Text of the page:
Abuse of incarcerated youth must be stopped
The ACLU has filed a motion in court to bring an end to abuse of inmates at the Hawaii Youth Correctional Facility.
GOVERNOR Lingle removed the Hawaii Youth Correctional Facility's administrator and a corrections specialist more than two years ago in response to an investigation by the American Civil Liberties Union into physical abuse of inmates. Reports of abuse have continued at the facility, and prompt action is needed to finally bring such violations to an end.
The 2003 action was taken after the attorney general verified abuse at the Kailua facility that had been reported first in anonymous calls to the ACLU. Brent White, then the civil rights group's legal director, was given access to the 70 teenage wards and learned of children being forced to sit naked in cells, relieve themselves in buckets and be subjected to beatings. Girls told White they had been sexually harassed and assaulted.
The U.S. Justice Department reported in August that staffing shortages and deficient training of guards had led to a "state of chaos" and "unduly harsh and punitive conditions" for young inmates. Lingle quickly noted that the department's investigation had been completed the previous October and the state had taken steps to address most of those concerns.
At that time, Lingle said the facility "is definitely going in the right direction while recognizing there's still a lot of work to be done." Lorris Perrin, White's successor at the ACLU, described the reforms as "disappointingly slow."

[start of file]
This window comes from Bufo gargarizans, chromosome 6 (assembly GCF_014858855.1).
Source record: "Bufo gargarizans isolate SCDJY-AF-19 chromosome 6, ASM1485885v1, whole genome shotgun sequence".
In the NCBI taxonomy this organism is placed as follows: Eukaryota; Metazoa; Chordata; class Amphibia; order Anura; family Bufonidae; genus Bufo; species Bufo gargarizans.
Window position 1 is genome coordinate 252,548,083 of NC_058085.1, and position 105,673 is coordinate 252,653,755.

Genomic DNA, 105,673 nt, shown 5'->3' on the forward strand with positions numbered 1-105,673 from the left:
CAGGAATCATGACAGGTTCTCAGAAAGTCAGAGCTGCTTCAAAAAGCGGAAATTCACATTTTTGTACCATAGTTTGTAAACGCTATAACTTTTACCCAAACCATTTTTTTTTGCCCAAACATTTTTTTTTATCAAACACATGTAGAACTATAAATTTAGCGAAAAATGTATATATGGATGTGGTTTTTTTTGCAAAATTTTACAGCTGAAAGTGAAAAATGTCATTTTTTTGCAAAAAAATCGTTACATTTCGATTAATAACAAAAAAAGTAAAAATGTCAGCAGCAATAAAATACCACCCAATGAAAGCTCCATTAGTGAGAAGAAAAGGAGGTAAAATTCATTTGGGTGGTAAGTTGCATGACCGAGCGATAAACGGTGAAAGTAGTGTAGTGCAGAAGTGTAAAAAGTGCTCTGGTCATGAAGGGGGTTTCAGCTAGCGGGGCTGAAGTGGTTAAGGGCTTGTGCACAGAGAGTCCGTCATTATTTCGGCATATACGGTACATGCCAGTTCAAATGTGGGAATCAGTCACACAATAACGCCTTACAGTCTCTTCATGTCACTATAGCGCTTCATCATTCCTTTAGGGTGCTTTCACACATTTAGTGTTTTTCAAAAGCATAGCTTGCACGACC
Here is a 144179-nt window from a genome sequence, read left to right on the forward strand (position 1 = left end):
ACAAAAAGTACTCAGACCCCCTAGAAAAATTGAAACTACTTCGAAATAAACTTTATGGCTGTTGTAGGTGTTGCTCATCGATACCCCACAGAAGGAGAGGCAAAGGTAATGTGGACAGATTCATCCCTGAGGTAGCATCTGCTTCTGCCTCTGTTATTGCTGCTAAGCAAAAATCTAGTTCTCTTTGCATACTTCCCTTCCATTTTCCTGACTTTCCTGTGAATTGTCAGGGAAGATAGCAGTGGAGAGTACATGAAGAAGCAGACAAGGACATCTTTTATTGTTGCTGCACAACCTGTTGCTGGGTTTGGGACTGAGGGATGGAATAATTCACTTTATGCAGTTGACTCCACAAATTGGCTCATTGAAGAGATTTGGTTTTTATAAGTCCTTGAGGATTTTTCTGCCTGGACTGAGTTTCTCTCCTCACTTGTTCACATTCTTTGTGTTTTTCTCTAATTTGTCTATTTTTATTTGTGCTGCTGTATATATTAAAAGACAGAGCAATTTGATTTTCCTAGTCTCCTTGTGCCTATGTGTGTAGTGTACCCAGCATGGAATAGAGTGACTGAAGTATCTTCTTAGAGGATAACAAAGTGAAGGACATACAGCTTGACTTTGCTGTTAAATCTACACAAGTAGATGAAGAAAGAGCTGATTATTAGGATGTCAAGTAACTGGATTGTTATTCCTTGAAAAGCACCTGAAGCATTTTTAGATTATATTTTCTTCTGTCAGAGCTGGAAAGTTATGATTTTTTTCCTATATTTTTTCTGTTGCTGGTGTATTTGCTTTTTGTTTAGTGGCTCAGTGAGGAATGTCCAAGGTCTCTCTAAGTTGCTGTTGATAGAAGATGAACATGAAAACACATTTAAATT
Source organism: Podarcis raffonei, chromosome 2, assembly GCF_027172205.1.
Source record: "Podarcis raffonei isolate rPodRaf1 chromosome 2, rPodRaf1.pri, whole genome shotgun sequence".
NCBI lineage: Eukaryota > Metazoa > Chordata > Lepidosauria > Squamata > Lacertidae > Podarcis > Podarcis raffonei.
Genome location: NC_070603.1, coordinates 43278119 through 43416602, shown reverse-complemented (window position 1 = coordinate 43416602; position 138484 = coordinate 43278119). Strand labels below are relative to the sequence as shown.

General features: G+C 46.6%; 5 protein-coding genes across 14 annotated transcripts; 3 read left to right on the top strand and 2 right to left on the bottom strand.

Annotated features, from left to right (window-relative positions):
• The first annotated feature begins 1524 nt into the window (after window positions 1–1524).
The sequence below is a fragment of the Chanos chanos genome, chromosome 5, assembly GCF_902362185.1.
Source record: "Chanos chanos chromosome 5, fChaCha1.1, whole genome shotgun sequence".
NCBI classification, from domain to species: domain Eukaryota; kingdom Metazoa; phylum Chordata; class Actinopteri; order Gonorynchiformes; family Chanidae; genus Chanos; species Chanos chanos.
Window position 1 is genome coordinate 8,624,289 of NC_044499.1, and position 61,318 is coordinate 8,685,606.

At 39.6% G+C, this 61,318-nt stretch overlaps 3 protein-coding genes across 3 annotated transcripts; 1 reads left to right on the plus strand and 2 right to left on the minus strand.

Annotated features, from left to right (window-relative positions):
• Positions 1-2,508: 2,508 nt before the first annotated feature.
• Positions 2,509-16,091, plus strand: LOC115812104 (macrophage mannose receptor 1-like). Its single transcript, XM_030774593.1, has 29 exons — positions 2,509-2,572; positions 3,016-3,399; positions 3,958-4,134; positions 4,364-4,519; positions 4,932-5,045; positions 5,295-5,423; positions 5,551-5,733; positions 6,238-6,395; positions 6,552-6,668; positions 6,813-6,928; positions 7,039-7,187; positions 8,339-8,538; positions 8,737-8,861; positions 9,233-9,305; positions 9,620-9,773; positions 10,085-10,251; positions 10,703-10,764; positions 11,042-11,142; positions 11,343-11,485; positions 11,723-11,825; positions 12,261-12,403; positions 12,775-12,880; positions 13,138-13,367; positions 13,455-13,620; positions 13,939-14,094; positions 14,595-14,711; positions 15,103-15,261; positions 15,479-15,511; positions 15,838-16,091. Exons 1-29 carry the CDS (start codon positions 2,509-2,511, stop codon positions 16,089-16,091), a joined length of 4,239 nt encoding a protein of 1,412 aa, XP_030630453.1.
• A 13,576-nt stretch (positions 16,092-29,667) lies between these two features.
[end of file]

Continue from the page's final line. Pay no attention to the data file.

Less than three weeks later, the ACLU filed a federal lawsuit accusing guards and an administrator of taunting, harassing and unfairly punishing one transgender and two homosexual inmates as recently as August. The suit alleges that higher-up state officials, including the facility's current administrator, knew about the abuse but did nothing to stop it.
Specifically, the lawsuit alleges that male prisoners threatened to rape an inmate perceived to be gay. Guards are accused of abusing and preaching to a male-to-female transgendered inmate, who was assaulted and groped by male inmates after being transferred from the females' unit. They allegedly told a lesbian couple they were going to hell, and the current administrator is said to have called a special meeting of staff and all female inmates, where he called a lesbian couple's relationship "disgusting."
Tamara Lange, attorney of the ACLU's national Lesbian and Gay Rights Project, says the abuse continues, maintaining an environment that "is so hostile and unsafe for lesbian, gay, bisexual and transgender youth that it's literally life-threatening." The ACLU has filed a motion for a preliminary injunction to stop the abuse.
State officials have declined to comment on the allegations because of the pending lawsuit, but that should not deter them from taking action similar to that taken by the attorney general two years ago. An investigation is needed to determine the veracity of the allegations, leading to appropriate action.